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In October of openers, Indians and Astros will ride starters

October 5, 2018
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Houston Astros starting pitcher Justin Verlander answers a question during a baseball news conference Thursday, Oct. 4, 2018, in Houston. The Astros play the Cleveland Indians in Game 1 of the American League Division Series on Friday. (AP Photo/David J. Phillip)

HOUSTON (AP) — This postseason may be best remembered for its bullpen openers. Just not in the AL Division Series between the Houston Astros and Cleveland Indians.

Relief pitchers are covering entire games for other championship contenders this October, but the Astros and Indians are ready to roll old school, starting with Cy Young Award winners Justin Verlander and Corey Kluber facing off in Game 1 on Friday.

“I love starters,” Astros manager AJ Hinch said Thursday. “Why? Because I’ve got good ones. I think that’s the easiest way to fall in love with a rotation and have that mindset, do I want my starters to go deep in the game? Yeah, they’re good.”

Cleveland knows the feeling. This series will feature some of the best pitchers in the American League, with Cleveland’s Carlos Carrasco opposing two-time All-Star right-hander Gerrit Cole in the second game Saturday, and Mike Clevinger of the Indians and 2015 Cy Young winner Dallas Keuchel pitching in Monday’s Game 3.

Verlander, a 14-year veteran, believes the AL West champion Astros and AL Central champion Indians have the top two rotations in the AL. He thinks the performance of each team’s starters will be paramount to success in this series.

“Us and the Indians probably being 1 and 2, however you like to slice it, us and them, them and us,” he said. “Pick your poison. We both have very defined starters who have a great track record and have good stuff. This should be a really fun series.”

Kluber pitched well in the postseason in 2016 when the Indians fell to the Cubs in the World Series. But he struggled in the ALDS last year against the New York Yankees while dealing with an aching back. He’s feeling healthier this time around and expecting a stronger performance.

“Whether a game I pitch or a month I have or a year I have is good or bad, the way I look at it is I’m looking forward to the next one ... not dwelling on previous outings or games, whether they’re good or bad,” he said.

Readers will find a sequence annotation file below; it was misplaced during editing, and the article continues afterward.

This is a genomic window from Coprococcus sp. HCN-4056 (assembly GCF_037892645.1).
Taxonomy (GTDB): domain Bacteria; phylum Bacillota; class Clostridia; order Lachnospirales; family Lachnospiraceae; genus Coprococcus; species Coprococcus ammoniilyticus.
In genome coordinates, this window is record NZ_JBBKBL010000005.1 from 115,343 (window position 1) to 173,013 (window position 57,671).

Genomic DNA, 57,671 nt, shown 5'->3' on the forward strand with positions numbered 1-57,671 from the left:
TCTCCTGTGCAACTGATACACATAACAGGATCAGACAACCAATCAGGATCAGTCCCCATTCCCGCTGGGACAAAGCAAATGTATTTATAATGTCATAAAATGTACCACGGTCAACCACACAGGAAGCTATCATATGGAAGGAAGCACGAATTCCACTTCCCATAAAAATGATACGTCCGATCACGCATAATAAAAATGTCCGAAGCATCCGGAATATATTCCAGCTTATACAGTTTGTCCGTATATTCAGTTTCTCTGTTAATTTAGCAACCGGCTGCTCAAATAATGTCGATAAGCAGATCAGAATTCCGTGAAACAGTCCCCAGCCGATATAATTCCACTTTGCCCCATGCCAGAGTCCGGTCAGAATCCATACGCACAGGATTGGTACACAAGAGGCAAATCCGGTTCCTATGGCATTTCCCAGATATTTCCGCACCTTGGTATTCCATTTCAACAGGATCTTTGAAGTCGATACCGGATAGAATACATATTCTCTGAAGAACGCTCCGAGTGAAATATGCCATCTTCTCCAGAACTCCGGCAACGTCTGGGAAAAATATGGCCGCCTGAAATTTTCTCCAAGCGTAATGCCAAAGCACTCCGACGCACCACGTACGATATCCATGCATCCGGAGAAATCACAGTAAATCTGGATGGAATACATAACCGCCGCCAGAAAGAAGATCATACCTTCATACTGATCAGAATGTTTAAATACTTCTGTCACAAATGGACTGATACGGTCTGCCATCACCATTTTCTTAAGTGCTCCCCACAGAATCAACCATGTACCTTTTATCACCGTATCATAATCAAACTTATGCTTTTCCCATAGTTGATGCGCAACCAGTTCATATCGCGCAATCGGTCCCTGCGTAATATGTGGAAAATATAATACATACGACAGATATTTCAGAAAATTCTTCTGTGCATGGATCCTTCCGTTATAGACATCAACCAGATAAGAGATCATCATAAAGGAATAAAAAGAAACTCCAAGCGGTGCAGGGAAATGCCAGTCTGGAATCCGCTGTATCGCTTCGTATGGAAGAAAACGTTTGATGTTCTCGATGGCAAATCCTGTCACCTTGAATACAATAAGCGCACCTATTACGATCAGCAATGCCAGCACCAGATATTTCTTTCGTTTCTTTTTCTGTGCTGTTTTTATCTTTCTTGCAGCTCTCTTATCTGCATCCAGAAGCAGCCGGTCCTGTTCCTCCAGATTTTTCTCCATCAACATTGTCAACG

Some things to look for as the Indians and Astros open this best-of-five series.

CORREA’S BACK

Houston shortstop Carlos Correa hit .268 with 13 homers and 49 RBIs in the first half this season but struggled with a back injury for most of the second half. He missed about six weeks and hit just .180 with two homers and 16 RBIs in 37 games after the All-Star break.

Though it wasn’t bothering him Thursday, the top overall pick in the 2012 draft said he isn’t sure that the problem is completely behind him.

“One day I wake up and I’m fine and one day I wake up and my back is tight again,” he said. “Right now, I feel great. I feel ready to go and hopefully it doesn’t come back.”

MORTON AND BAUER

Houston’s Charlie Morton and Cleveland’s Trevor Bauer could end up starting Game 4, if necessary. However, they might also come out of the bullpen before that if any of their starters struggle. Manager Terry Francona has indicated Bauer could be used to eat up multiple innings like Andrew Miller did for the Indians in the last couple of postseasons.

“Our job now is to take who we have now and get the best out of them. ... If we get where we want, my guess is that Trevor’s going to be used a ton,” Francona said.

DONALDSON’S SEASON

Third baseman Josh Donaldson, the 2015 AL MVP, spent most of the season on the disabled list with various injuries before being traded from Toronto to Cleveland on Aug. 31. He looked good in limited action at the end of the season, hitting .280 with three homers and seven RBIs in 16 games. The Indians hope he regains the form he’s shown in five career postseasons where he’s hit .292 with four homers and 13 RBIs.

He’s looking forward to contributing after the tough path it took to get back on the field this year.

“I definitely didn’t know if I was going to make it back this season,” he said. “But I was trying to do everything possible that I could, and I feel very fortunate and blessed to be in the position that I am right now and to hopefully help these guys achieve their ultimate goal.”

VALUE OF SPEED

Both the Astros and the Indians used one of their final roster spots on players who are valuable for their speed. Houston picked rookie Myles Straw over carrying a third catcher and the Indians went with Rajai Davis over backup shortstop Erik Gonzalez.

Straw has been used almost exclusively as a pinch-runner since being called up on Sept. 15, and Hinch raved about what a player like him can do for a team in the postseason.

“Straw can be a huge impact on the bases. ... He is so fast he forced the third catcher off the roster,” Hinch said. “And that gives us a lot of weapons.”

Davis was big for the Indians during their 2016 playoff run, hitting a tying home run in Game 7 of the World Series that Cleveland lost to the Cubs in 10 innings. The speedy Davis has proven to still be a threat on the bases this season and has 21 steals despite approaching his 38th birthday.

Donaldson said the speed of Davis could really help Cleveland this postseason.

“In the playoffs, I think what you look for is being able to score in a multitude of different ways: One, the home run ball; B is small ball; and then, three, just pure speed,” he said. “And that’s what he brings.”

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